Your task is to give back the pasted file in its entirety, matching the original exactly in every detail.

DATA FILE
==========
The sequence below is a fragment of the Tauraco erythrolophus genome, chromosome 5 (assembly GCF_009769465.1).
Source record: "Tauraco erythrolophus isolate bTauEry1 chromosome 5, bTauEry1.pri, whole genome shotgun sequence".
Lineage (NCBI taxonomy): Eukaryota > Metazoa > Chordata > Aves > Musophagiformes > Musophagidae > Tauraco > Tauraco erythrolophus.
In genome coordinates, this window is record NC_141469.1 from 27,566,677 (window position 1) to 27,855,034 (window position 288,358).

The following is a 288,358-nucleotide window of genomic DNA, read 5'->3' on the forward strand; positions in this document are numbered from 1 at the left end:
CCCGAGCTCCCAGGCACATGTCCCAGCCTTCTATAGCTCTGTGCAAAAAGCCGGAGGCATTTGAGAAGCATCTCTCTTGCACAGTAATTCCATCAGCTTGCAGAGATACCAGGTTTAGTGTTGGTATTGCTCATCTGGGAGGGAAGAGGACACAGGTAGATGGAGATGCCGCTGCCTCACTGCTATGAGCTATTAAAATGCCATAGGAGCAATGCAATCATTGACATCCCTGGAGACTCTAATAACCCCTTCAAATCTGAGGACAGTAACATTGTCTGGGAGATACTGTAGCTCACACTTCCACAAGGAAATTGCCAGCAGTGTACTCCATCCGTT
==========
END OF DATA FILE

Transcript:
The sequence below is a fragment of the Tauraco erythrolophus genome, chromosome 5 (assembly GCF_009769465.1).
Source record: "Tauraco erythrolophus isolate bTauEry1 chromosome 5, bTauEry1.pri, whole genome shotgun sequence".
Lineage (NCBI taxonomy): Eukaryota > Metazoa > Chordata > Aves > Musophagiformes > Musophagidae > Tauraco > Tauraco erythrolophus.
In genome coordinates, this window is record NC_141469.1 from 27,566,677 (window position 1) to 27,855,034 (window position 288,358).

The following is a 288,358-nucleotide window of genomic DNA, read 5'->3' on the forward strand; positions in this document are numbered from 1 at the left end:
CCCGAGCTCCCAGGCACATGTCCCAGCCTTCTATAGCTCTGTGCAAAAAGCCGGAGGCATTTGAGAAGCATCTCTCTTGCACAGTAATTCCATCAGCTTGCAGAGATACCAGGTTTAGTGTTGGTATTGCTCATCTGGGAGGGAAGAGGACACAGGTAGATGGAGATGCCGCTGCCTCACTGCTATGAGCTATTAAAATGCCATAGGAGCAATGCAATCATTGACATCCCTGGAGACTCTAATAACCCCTTCAAATCTGAGGACAGTAACATTGTCTGGGAGATACTGTAGCTCACACTTCCACAAGGAAATTGCCAGCAGTGTACTCCATCCGTT